The Top 20 Indie Rock Songs of 2013
Below are ten of the best rock songs to come out in 2013. This list has everything from gentle lullabies to angsty guitar licks. What it doesn’t have are the 10 best indie rock songs of 2013, which are still yet to come. But I bet you’ll find these are so good that you won’t mind a bit.
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20. Ball Park Music – Literally Baby (2:46)
“Literally Baby” isn’t even indie rock. This is good old-fashioned rock and roll that’s a little bit 1955 and a little bit 1995. For the latter I’m thinking of the vocalist, who shouts like one of the many nineties rockers influenced by ska or rockabilly. The piano tinkles like a golden oldie and the triumphant back-up chorus is one of many trills that give the song fullness.
The main reason this song didn’t find better footing on my list is that I’m perplexed by the refrain, which happens to remind me of my biggest grammatical pet peeve. It’s not that he’s using “literally” wrongly, it seems more like for no reason at all. Maybe it’s a reference to the girl having a similar pet peeve—akin to Vampire Weekend’s “Oxford Comma.” But unlike the latter, it’s unclear what the singer is getting at with the refrain. Your thoughts on the lyrical intent?
19. Thee Oh Sees – Toe Cutter – Thumb Buster (3:32)
The opening shrill cuts like a knife and the thick, lusty guitar makes me want to sway right from the first riff. Not a lounge-y sway, but a raucous, wide-legged sway, deep enough to be a yoga move, best accompanied by a pumping fist. Next the drums and guitar relent in favor of the singing, unexpectedly soft. This is all just a breather, a chance to prep yourself for some more indulgence to the God of strings. I’m not one for long guitar solos (which half “Thumb Buster” is…I’m wondering if the title is a reference not to the song’s content but what it does to John Dwyer’s fingers). It all fizzles out in skillfully-dosed feedback. Fans of shoegaze and classic rock should check out “Thumb Buster”.
18. Born Ruffians – Needle (3:32)
The reason “Needle” didn’t get a better spot on my best of 2013 list is because it starts out too pretty. I like the pretty, but it’s a little too plodding, too plaintive. When the crisp refrain begins it feels like a slow slap in the face. Thirty seconds later I remember why I love this song. When Born Ruffians begin singing “A way! A way!” they have gorgeous harmonies it’s rare to hear in a rock band. And “Needle” does rock when it gets to that refrain. The rockage sneaks up on you.
There’s something to the lyrics too. Most of the song is a plaintive complaint of how the singer doesn’t fit in. But it’s not a sad song, it’s a love song. He’s found that someone, and what are the odds that such an odd fellow would find his needle in the hay?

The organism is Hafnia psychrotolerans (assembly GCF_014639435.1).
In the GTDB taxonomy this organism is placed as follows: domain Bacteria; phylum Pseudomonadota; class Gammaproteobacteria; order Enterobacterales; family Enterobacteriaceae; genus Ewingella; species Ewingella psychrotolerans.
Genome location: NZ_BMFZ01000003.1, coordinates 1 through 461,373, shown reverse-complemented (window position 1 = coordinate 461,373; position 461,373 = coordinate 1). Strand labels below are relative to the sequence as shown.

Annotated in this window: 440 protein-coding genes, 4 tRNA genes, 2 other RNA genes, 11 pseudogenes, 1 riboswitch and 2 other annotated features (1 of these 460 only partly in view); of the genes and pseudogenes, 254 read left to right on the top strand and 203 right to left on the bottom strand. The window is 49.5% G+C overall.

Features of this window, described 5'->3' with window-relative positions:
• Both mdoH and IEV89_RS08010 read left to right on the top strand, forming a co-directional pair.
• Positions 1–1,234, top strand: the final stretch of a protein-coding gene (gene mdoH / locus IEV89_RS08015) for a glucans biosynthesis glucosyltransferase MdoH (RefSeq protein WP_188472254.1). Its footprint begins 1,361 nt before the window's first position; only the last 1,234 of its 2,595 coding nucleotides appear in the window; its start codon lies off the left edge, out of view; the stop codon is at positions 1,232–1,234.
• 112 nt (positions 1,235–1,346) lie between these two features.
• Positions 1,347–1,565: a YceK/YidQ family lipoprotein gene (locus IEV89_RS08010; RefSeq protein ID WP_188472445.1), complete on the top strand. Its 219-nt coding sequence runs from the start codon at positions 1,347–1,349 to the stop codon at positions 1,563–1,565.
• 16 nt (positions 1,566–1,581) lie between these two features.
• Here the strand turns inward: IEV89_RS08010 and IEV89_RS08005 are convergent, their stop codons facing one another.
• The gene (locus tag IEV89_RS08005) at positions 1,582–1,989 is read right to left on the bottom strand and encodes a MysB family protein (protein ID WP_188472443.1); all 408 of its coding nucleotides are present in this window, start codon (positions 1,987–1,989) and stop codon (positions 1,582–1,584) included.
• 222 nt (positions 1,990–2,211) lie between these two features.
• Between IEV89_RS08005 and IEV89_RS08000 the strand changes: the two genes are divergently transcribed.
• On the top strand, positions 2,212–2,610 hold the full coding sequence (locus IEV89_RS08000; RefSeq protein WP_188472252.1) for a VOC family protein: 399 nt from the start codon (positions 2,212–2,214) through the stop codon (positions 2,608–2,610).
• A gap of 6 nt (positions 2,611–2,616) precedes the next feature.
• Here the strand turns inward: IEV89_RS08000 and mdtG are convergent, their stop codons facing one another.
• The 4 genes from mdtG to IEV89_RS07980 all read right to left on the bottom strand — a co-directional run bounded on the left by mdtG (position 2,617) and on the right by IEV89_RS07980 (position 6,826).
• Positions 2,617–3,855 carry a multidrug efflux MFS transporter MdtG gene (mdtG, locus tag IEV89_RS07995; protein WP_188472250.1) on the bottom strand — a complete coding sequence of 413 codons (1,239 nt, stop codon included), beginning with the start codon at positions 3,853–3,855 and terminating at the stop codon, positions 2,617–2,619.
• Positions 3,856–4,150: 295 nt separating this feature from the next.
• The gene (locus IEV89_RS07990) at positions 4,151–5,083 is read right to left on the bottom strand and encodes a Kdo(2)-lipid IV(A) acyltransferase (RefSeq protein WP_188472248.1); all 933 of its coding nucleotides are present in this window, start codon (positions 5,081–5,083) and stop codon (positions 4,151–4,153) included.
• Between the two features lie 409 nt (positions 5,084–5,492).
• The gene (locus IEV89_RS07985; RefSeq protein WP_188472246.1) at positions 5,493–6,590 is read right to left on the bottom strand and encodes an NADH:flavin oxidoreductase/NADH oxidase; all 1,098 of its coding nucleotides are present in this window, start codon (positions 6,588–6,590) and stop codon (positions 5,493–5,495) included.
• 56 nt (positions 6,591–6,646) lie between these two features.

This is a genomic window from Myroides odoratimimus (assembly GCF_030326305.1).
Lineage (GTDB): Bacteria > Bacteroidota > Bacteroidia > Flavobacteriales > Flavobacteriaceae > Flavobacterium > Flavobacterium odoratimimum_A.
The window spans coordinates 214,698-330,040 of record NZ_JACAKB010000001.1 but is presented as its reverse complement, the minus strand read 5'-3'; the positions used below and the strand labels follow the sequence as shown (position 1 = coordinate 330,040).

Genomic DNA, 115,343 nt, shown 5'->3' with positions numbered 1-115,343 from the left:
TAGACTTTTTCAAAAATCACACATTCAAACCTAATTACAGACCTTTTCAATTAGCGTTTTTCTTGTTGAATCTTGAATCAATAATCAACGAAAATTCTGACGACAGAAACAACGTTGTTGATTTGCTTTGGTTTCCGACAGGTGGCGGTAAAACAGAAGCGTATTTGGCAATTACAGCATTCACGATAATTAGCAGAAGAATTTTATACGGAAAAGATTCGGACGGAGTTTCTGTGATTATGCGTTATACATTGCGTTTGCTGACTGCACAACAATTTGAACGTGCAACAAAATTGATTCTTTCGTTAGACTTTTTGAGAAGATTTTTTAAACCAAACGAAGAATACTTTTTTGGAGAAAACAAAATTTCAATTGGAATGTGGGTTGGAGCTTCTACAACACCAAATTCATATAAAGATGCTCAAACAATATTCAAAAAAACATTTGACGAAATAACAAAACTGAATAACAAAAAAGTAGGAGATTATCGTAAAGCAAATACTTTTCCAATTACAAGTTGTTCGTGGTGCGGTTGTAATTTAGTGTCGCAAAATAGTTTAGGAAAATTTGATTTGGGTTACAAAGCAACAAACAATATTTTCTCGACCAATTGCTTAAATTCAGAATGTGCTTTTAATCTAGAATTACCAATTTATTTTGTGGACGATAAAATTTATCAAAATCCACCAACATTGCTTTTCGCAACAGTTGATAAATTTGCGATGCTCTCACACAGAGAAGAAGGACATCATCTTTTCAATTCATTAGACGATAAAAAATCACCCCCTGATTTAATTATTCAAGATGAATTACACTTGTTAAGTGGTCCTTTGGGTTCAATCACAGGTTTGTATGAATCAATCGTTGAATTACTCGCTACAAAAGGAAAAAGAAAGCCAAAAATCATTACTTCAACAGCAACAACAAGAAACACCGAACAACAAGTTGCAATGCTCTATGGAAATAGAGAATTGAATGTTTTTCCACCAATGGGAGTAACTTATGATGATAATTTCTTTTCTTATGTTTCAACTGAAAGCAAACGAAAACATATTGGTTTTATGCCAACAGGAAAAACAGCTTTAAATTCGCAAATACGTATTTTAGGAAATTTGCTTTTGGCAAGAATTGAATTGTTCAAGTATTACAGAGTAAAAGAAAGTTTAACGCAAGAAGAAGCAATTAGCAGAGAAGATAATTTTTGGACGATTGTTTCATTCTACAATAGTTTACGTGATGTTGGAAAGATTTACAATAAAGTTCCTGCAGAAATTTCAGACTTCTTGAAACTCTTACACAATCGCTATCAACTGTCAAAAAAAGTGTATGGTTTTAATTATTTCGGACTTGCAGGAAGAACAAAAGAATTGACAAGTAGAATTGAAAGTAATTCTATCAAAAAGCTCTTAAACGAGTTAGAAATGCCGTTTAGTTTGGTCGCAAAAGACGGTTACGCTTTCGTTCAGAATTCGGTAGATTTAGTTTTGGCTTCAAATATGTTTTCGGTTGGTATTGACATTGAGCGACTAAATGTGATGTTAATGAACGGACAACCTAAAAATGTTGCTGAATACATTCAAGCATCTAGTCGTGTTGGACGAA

I belong to no one
A song without an album
Long forgotten maxim spoken to the sea:
I belong with no one/ I belong with no one/ I belong with no one…
you belong with me
The typical lovesong would focus on the object of his affection but “Needle” is mostly lyrical navel-gazing. It’s narcissistic moping is touching because the more of an oddball he is, the more amazing it is that he found her.
Born Ruffians are one of many bands that hasn’t yet gotten the recognition they deserve. In “Needle” they sound a bit like they’re impersonating Vampire Weekend, but many of their best songs are more straightforward rocking out.
17. The Royal Concept – World On Fire (3:48)
Leave it to a Swedish electro band to show us how a synth was meant to be used. “World
On Fire” is yet another rousing tribute to soundtrack the march towards our dystopic future. “The world has gone mad,” the royal concept sings, and this is the song we lemmings will be dancing to as we go over the edge. Originally one of my top-five favorite songs of 2013, but I overplayed it so it lost its rank. Unfair? Tell me if you think it deserves a better spot.
16. Mounties – Headphones (3:08)
“I got my headphones on from the minute I’m up to the minute I go to bed.” That’s a refrain I feel more kinship with than I do with 90% of love songs. I love the image of a pair of headphones as a sideways mohawk. These Canadian cops on horses are going to be buried in their headphones, proving they’ve done their homework. The guitar work pulls you in without drawing attention to itself while the chilled-out harmonies have a bit of edge in the refrain.
Mounties are a new band; they don’t even have their album on Amazon yet. Check out the Mounties website to feel all up and coming.
15. Them Swoops – Too Fast For Love (2:34)
So much strumming! This makes me want to do acoustic air guitar.I hope this singer dances around the stage while a couple lindy hops in front of him. Because that’s what I’m picturing. Happy, dancing strumming people. “Too Fast For Love” is your summer sunshine feel-good song.